Email Retention Controversy Roils Transition in Chile

17 March 2014

The outgoing administration of President Sebastián Piñera’s in Chile allowed government employees to delete personal emails before leaving office, later backpedaling under pressure.

A controversy erupted after the newspaper El Mostrador March 10 disclosed the existence of Supreme Decree 14, signed in mid-January but not published until Feb. 27, overturned a 2004 regulation on electronic documents that among other things mandated that all public officials keep their emails for six years.

In reaction, on the eve of the transition, officials in several departments gave instructions not to delete emails, saying that the original intention had been only to allow deletion of personal correspondence, not official correspondence. (See Politica article in Spanish)

However, the spokesman for the incoming administration of Michelle Bachelet, called the decree a “terrible sign” about transparency. (See The Clinic report in Spanish.) Incoming and outgoing ministers jousted over the issue. (See The Clinic article in Spanish.) (Also see summary in English-language Santiago Times.)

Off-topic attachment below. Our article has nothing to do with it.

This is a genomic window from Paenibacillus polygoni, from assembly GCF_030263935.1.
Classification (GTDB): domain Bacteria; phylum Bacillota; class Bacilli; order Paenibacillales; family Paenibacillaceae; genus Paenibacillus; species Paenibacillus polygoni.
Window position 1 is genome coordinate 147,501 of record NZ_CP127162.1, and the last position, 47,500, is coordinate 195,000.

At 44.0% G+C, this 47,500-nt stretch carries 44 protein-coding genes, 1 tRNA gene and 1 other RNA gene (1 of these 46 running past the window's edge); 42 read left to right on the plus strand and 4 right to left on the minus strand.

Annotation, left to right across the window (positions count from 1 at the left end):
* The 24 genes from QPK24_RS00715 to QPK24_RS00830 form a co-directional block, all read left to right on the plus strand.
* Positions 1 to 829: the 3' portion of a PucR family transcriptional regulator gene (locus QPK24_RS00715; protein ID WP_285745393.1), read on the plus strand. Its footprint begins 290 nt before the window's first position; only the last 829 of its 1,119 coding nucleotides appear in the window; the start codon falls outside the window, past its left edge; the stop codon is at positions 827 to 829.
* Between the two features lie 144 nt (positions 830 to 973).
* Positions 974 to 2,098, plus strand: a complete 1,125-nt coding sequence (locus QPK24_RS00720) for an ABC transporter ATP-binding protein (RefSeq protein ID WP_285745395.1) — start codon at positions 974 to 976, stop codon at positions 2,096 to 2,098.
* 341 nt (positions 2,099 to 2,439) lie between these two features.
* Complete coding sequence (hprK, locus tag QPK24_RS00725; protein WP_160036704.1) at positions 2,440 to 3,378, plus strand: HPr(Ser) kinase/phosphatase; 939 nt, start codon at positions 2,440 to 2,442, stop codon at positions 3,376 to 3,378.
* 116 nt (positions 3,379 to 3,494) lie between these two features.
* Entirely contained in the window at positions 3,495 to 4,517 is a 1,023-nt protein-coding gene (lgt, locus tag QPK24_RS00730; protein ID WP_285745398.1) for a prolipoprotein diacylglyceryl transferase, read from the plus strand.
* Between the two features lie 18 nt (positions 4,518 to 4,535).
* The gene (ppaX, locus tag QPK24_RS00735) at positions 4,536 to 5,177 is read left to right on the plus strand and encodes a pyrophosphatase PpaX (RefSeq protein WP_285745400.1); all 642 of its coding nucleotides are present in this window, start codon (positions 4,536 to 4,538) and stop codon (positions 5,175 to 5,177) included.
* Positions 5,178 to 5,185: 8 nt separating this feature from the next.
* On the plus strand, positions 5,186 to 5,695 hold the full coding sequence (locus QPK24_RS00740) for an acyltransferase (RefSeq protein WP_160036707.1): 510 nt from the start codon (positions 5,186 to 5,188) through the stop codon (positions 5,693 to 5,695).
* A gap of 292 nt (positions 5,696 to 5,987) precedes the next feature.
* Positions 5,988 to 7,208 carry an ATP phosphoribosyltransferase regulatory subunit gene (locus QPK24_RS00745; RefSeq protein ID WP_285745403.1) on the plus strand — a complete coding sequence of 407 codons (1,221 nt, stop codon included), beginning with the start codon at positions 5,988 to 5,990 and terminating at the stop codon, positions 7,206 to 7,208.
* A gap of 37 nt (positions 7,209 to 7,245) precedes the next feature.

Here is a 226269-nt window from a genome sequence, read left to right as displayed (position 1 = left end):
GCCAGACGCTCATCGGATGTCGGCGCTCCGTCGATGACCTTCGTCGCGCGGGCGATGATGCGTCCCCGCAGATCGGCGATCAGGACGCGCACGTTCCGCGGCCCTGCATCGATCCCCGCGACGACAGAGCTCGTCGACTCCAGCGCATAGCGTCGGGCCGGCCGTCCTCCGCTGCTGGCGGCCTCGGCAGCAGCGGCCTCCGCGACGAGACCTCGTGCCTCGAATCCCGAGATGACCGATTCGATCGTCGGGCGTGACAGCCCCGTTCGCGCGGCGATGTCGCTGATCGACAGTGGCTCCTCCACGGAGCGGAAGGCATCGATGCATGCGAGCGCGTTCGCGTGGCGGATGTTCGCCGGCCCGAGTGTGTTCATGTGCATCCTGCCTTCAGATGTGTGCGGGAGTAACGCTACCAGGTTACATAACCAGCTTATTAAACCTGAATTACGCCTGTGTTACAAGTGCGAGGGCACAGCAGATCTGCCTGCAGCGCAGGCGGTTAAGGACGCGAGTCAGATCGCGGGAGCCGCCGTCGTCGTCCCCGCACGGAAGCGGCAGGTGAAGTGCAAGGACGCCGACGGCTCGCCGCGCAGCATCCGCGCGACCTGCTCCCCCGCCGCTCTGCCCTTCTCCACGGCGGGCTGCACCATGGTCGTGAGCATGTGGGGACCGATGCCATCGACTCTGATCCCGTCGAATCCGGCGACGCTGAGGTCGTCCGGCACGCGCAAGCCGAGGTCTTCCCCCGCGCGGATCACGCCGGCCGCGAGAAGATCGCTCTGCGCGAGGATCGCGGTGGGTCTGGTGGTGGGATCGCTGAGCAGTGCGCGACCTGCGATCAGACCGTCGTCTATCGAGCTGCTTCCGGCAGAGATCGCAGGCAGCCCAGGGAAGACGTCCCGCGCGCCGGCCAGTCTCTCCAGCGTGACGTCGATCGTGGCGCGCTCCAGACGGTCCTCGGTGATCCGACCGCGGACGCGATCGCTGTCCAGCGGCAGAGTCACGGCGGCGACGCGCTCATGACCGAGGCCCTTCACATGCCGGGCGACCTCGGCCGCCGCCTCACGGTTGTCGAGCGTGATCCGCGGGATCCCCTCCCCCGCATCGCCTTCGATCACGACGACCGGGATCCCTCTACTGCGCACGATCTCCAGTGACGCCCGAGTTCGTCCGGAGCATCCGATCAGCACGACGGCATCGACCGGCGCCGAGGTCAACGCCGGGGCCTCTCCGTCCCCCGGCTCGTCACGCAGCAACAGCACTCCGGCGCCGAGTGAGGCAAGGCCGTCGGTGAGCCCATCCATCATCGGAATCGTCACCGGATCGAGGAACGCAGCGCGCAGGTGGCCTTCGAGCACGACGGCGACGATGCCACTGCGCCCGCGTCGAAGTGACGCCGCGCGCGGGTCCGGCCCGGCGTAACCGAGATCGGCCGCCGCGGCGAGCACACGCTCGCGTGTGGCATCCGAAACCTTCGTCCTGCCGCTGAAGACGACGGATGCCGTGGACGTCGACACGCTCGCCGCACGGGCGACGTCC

María José Poblete, Executive Director of Fundación Pro Acceso, told

I think that this is a pernicious controversy for democracy, and it shows the need of clarifying the issue at a legal and constitutional level.  The right to access to public information has to be constantly protected, in order to guarantee transparency, and healthful democracy. E-mails may also contain public information, and have therefore to be kept.

The Council for Transparency previously had advised all departments to retain documentation for the new administration.

In November of 2013, the Chilean Supreme Court of Justice ordered the Ministry of Transport to release e-mails from public officials related to the modification of the public urban transport system in Santiago. (See previous report.)

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